A Sunday Stroll: The California Academy of Sciences

Last Sunday, Melissa and I joined her Sierra Club group for an outing to the California Academy of Sciences in Golden Gate Park. One of the Sierrans is Curator of Anthropology, so he arranged for group tickets and backdoors tours of his department. For those of you who don’t know, the Academy is a scientific research institute that also runs San Francisco’s natural history museum and aquarium. It’s been undergoing major renovation for years now, and has just reopened in its completely rebuilt original location after years in a much smaller, temporary location.

One of the goals of the renovation was to create a building that would be “green,” a model of some of the best technology currently available. This design includes a green roof, covered with native plants, that helps regulate building temperatures and conserves water.

You can take a staircase up onto a rooftop viewing platform.
Native plants on the green roof

Native plants on the green roof
Those hillocks are the roof, with skylights scattered across it.

The most popular new exhibit if the four-story rain forest. You enter on the ground level and walk up a winding, circular ramp that takes you past a variety of different rain forest habitats. Once you’ve reached the top, you’re not done. You next take an elevator to the basement level, where you can look up through the pond that’s the focus on the ground floor part of the exhibit. If you look carefully here, you’ll see folks who appear to be underwater—they’re getting an underside view of the whole thing, which puts them wonderfully close to the fish.
Looking down into the rainforest
I particularly liked the arapaima—huge, primitive-looking creatures.

One of the other pleasures of the rain forest was the multitude of butterflies. 
Butterfly in the rainforest
Butterfly in the rainforest
Signs at exits from the exhibit remind you to carefully look for butterflies that may have landed on you during your visit.

The aquarium offered delights as well. This vivid and odd-looking creature, who we named “Spot”— 
We shall call him Spot

Fish that look like grass—
In the aquarium

And a fish whose fins were obviously made on a day when Mother Nature was knitting feather and fan stitch—
Nature inspires knitting

Melissa took behind-the-scenes pictures from the Anthropology Department as well, but I’ll save those for a future entry.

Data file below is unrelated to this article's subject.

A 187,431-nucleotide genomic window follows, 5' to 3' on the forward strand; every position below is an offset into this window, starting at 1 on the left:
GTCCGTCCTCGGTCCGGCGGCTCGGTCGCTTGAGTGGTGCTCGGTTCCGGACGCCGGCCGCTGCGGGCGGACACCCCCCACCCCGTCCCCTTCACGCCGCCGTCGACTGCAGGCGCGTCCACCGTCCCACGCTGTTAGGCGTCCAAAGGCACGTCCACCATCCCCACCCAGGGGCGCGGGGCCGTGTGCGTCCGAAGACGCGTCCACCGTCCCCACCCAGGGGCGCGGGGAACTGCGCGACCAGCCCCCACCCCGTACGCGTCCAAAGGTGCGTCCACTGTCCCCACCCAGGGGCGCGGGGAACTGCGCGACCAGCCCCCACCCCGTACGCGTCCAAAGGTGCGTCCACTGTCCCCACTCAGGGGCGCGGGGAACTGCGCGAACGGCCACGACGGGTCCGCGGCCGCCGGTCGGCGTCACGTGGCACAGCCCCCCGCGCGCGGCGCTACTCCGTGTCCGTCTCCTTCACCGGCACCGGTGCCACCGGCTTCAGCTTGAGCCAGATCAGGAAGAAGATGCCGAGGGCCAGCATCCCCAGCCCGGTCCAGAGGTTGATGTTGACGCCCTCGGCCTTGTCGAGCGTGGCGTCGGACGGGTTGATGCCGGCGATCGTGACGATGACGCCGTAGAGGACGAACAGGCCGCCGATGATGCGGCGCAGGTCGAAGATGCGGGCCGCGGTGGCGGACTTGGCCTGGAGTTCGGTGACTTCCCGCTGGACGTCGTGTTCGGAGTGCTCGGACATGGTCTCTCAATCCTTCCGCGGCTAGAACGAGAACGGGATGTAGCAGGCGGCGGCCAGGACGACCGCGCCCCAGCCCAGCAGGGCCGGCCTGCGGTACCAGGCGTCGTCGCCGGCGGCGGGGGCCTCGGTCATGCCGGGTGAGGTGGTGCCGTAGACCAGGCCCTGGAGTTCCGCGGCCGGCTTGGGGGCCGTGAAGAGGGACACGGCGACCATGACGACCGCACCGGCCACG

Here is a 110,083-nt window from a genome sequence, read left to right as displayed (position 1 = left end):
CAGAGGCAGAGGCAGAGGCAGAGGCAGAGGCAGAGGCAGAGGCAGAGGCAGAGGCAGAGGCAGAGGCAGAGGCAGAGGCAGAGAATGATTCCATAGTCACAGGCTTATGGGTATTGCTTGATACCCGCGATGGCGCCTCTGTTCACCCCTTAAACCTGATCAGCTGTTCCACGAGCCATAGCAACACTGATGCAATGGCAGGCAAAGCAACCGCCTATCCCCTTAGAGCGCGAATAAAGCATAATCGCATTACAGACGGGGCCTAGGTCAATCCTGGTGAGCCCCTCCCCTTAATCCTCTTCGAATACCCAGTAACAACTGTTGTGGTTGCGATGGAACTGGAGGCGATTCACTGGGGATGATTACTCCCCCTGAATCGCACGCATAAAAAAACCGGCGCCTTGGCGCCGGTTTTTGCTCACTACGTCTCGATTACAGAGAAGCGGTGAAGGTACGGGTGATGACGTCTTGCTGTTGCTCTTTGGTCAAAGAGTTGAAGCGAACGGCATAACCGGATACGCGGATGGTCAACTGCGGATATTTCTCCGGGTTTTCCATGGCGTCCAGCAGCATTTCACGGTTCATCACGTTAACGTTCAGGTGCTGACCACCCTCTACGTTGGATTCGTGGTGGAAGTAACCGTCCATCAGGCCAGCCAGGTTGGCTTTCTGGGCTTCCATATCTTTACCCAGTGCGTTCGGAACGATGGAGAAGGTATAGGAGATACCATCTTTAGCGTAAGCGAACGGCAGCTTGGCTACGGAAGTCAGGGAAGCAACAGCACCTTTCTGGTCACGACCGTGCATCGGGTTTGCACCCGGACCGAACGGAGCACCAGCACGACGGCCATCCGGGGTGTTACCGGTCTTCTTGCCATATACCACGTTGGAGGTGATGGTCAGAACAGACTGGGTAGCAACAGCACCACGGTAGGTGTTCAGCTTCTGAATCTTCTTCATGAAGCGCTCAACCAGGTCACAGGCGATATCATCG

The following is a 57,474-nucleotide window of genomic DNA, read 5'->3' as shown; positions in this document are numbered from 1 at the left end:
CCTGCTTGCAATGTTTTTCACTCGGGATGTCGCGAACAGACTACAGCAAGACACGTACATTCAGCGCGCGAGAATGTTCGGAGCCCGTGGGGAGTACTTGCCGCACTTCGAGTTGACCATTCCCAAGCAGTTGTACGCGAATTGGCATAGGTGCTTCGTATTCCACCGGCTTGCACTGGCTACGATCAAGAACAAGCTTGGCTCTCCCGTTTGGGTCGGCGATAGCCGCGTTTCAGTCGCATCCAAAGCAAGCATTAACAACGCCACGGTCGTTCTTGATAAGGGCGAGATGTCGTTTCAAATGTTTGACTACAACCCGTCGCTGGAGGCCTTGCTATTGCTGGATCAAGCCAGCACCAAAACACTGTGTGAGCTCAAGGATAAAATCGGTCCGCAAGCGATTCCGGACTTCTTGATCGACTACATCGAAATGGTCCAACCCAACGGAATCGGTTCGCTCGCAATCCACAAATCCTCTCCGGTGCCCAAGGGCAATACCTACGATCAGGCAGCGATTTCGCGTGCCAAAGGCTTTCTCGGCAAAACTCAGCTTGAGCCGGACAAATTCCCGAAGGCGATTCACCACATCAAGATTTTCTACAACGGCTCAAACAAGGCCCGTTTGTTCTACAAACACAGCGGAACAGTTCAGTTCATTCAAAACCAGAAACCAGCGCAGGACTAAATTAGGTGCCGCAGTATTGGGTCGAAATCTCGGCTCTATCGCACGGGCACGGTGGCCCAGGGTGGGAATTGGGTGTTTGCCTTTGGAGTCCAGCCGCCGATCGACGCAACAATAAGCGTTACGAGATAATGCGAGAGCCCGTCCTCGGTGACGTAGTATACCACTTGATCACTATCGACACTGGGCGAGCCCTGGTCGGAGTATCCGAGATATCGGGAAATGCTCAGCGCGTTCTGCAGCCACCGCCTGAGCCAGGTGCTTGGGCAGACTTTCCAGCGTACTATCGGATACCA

Tuesday Mewsday: Waiting for Santa

Penny curled up in her favorite spot

Sweet Penny is still waiting for Santa to bring her a new home. Or perhaps to slip her into his bag and take her to a home of her own. None of the possibilities we’ve encountered so far has come through, but Penny knows there’s someone out there who will love just her.

For some inexplicable reason, both Bea and Sparky insisted on being outside Sunday night, even though it was raining. This meant that lucky Penny got to come upstairs and sleep on the bed. As I’ve mentioned, coming upstairs into Bea-and-Sparky territory makes her nervous, so we had a good twenty minutes of chuffing and patrolling of borders before she settled down. But once she’d decided she was safe, she curled up next to me with a purr so heartfelt it was almost bed-shaking. Every time I rolled over or resettled myself, she cozied back up and doubled the volume on her purr.

Please, please, please, if you can think of anyone who might need a one-pet cat, tell them about Penny. She deserves to be so happy every night—not just on those few occasions when I manage to steal a moment alone with her. If you live at a distance, but are interested, let me know. I’m willing to literally go the extra mile if that will give her the home she needs.

A Completely Biased and Rather Ornery List of Knitting Gadgets, Projects, and Practices I Have No Use For

1. Cup cozies. I’ve said it before and I’ll say it again. Yarn against ceramic—it just seems like an invitation to shard-spewing, coffee-sloshing catastrophe. Yes, I could use them on paper cups, but that would involve being able to keep track of them, and a) I admit to liking my hot beverages lukewarm and b) that would involve keeping track of them in the chaos of my desk and car.

2. 14″ needles. These make me feel awkwardly flappy, rather like an albatross. If I need needles that length, I’ll go with circulars.

3. Knitted swimsuits. Knitted thongs, Knitted bras. Does this really need any explanation?

4. Decorative stitch markers. Yes, they’re pretty, but the metal rings hurt my hands. Give me simple, cushy rubber any day.

5. Lace patterns without charts. These are a sure way to make mistakes that you won’t discover until you’ve knitted five more rows, which leaves one tinking for nearly as long as one knits.

6. Cardigans designed to gap when they’re buttoned. I don’t need any help looking as though I’m outgrowing my clothes.

7. Newsboy caps. Every ten years or so, these become hot again. Every ten years or so, I’m once again completely unimpressed.

8. Knitting magazines that waste page space on crochet patterns. I don’t go looking for knits in crochet mags, why should crocheters get to take over my turf?